With rare humility, Trump concedes he could come up short
Aug 12 2016 by Francis Osborne
Straying from his trademark bravado, Donald Trump acknowledged Thursday that his presidential campaign is facing challenges and could ultimately fall short - a rare expression of humility by the Republican presidential nominee.
The Republican letter says "we also know that many have doubts about Hillary Clinton, as do many of us".
"None of us will vote for Donald Trump", said the group, which includes former homeland security chiefs, intelligence directors, senior presidential advisors and a former USA trade representative.
The foreign policy letter, published Monday, faulted the Republican presidential nominee on his understanding of global affairs and said he "lacks the character, values and experience to be President". It's a strategy that initially anxious some Clinton aides, who feared he would drown out their candidate's general-election message.
In a draft letter with more than 70 signatories that is expected to be formally sent next week, they warn of "the catastrophic impact" they predict Trump's campaign will have on other Republicans who are running this year. Critics slammed Trump this week for appearing to suggest that gun-rights supporters could shoot Clinton to prevent her from appointing federal judges as president, and he drew criticism for standing by a false claim that President Barack Obama founded the Islamic State.
Democratic strategists have long argued the party could win the White House with Obama's political coalition, the group of minority, young and female voters who twice boosted him to victory. In fact, what our group is doing is we are supporting Senate candidates who are Republicans, House candidates who are Republicans. He said Christians, who make up a majority of the American electorate, need to have their voices heard. "This is not just about rolling up the score". "But I think by the same measure, Hillary Clinton has to do the same thing, be frank and honest with the American public so we can move on and deal with the real issues affecting our homes, our families and our communities".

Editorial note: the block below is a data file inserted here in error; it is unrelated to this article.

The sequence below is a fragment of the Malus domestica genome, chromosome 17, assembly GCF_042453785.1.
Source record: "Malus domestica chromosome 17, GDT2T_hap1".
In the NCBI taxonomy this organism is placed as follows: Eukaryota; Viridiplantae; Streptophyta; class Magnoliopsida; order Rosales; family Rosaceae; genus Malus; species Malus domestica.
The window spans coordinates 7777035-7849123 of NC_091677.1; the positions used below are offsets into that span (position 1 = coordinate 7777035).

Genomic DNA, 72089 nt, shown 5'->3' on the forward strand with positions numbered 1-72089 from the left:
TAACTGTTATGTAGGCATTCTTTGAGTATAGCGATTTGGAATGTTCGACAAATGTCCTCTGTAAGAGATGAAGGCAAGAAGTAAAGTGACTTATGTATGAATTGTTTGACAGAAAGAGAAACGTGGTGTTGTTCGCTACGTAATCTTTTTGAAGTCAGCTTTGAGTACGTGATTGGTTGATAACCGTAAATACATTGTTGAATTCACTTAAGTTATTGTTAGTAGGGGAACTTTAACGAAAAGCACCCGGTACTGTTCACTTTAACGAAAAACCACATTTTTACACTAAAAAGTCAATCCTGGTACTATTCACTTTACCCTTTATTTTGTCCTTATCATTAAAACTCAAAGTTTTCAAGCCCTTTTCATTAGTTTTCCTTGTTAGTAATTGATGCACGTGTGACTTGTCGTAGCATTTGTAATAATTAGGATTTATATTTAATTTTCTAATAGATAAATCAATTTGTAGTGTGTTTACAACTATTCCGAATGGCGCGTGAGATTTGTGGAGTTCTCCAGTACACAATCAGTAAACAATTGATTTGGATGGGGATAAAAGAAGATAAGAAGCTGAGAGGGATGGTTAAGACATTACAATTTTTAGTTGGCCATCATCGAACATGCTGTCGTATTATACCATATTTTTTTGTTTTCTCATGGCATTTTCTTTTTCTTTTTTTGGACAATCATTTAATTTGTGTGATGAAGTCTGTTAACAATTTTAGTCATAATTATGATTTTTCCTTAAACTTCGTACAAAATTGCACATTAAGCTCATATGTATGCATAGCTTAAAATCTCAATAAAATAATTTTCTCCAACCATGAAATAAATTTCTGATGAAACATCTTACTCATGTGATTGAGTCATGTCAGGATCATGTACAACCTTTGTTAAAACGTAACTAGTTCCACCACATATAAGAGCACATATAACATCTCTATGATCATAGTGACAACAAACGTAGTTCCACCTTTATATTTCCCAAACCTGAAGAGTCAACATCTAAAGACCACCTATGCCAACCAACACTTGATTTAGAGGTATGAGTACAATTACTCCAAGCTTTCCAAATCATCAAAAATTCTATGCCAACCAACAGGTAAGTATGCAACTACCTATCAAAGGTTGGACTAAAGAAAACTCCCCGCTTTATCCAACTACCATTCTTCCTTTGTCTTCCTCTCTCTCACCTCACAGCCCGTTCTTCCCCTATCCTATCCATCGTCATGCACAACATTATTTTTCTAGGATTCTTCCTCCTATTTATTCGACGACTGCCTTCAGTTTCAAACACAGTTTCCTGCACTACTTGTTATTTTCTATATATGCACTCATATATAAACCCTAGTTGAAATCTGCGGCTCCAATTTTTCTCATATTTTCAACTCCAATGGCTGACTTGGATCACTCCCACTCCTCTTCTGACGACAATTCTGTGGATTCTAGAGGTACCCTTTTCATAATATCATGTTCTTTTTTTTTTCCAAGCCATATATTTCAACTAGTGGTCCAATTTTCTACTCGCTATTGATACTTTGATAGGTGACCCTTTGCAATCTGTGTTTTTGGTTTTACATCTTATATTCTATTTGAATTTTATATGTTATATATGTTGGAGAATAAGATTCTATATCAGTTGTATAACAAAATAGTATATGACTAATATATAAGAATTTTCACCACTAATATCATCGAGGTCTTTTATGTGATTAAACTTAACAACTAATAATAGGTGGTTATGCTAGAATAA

"We believe that Donald Trump's divisiveness, recklessness, incompetence, and record-breaking unpopularity risk turning this election into a Democratic landslide", said a draft of the letter obtained by Politico. "We may not agree on everything, but this is not a normal election and I will work hard over the next three months to earn the support of anyone willing to put our country first".
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The letter was published as Clinton's campaign accelerated efforts to recruit prominent Republicans who may be primed to defect and support her after Trump's rhetorical missteps and continued intra-party feuding.
"I'm sure they were happy to have it, but we wanted to try and make this be an independent effort".
The next day, Clinton published a column in Salt Lake City's Deseret News titled "What I have in common with Utah leaders - religious freedom and the Constitution".
"We're having a problem", Trump told the ministers, adding that the next president could get to nominate up to five high-court justices. Yesterday, he helped launch a group called R4C16, which stands for Republicans for Clinton in 2016. "He just put out a tweet saying it's untrue", he said of Priebus. But down-ballot Republicans in swing states, at least for now, are staying afloat. Clinton's lead over Trump in national polls has widened in recent days, while a growing number of fellow Republicans have declared they won't support their own party's nominee.
Frustrated former Republican elected officials and party staffers are urging the Republican National Committee to stop supporting Donald Trump and instead focus all available resources on winning down-ballot races.
Republicans caution the race remains far from settled, especially since voters don't particularly like either candidate. He said he would do what was best for the party.